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CDC HIV/AIDS/Viral Hepatitis/STD/TB Prevention News Update

UNITED STATES: Hepatitis A Vaccination Coverage Among Adolescents in the United States




 

Pediatrics doi:10.1542/peds.2011-2197 (01.23.12) - Friday,

"Hepatitis A infection causes severe disease in adolescents and adults," the authors wrote in their introduction. CDC's Advisory Committee on Immunization Practices instituted incremental recommendations for hepatitis A vaccination (HepA) at two years of age based on risk in 1996; in selected states in 1999; and universally at one year of age, with vaccination through age 18 based on risk or desire for protection, in 2006. In the current study, the team assessed adolescent HepA coverage in the United States and factors independently associated with receiving the vaccine.

To determine =1- and =2-dose HepA coverage among youths ages 13-17, data from the 2009 National Immunization Survey-Teen (n=20,066) were analyzed. The researchers used bivariate and multivariable analyses to test associations between HepA initiation and sociodemographic characteristics stratified by state groups: group 1, universal child vaccination since 1999; group 2, consideration for child vaccination since 1999; and group 3, universal child vaccination at one year of age since 2006.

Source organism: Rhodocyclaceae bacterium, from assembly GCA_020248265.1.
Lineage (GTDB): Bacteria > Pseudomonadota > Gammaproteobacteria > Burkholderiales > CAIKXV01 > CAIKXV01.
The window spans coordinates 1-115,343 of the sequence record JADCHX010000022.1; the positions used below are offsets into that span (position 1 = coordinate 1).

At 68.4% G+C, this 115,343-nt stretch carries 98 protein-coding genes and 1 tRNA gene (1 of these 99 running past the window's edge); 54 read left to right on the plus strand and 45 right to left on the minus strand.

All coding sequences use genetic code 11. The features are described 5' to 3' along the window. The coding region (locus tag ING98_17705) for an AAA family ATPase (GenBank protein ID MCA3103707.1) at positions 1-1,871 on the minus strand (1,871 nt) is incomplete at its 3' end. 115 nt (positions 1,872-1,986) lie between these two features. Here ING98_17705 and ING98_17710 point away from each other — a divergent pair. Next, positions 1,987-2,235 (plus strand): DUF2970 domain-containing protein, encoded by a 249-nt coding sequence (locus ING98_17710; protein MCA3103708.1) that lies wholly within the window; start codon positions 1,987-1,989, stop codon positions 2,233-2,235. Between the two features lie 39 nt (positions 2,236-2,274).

The results showed that national 1-dose HepA coverage among adolescents was 42 percent in 2009, with 70 percent of vacinees completing the 2-dose series. One-dose coverage was 74.3 percent among states in group 1; 54 percent among states in group 2; and 27.8 percent among states in group 3.

"The adjusted prevalence ratios of vaccination initiation were highest for states with a vaccination requirement and for adolescents whose providers recommended HepA," the authors found. "HepA coverage was low among most adolescents in the United States in 2009, leaving a large population susceptible to hepatitis A infection maturing into adulthood."



 


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Information in this article was accurate in January 27, 2012. The state of the art may have changed since the publication date. This material is designed to support, not replace, the relationship that exists between you and your doctor. Always discuss treatment options with a doctor who specializes in treating HIV.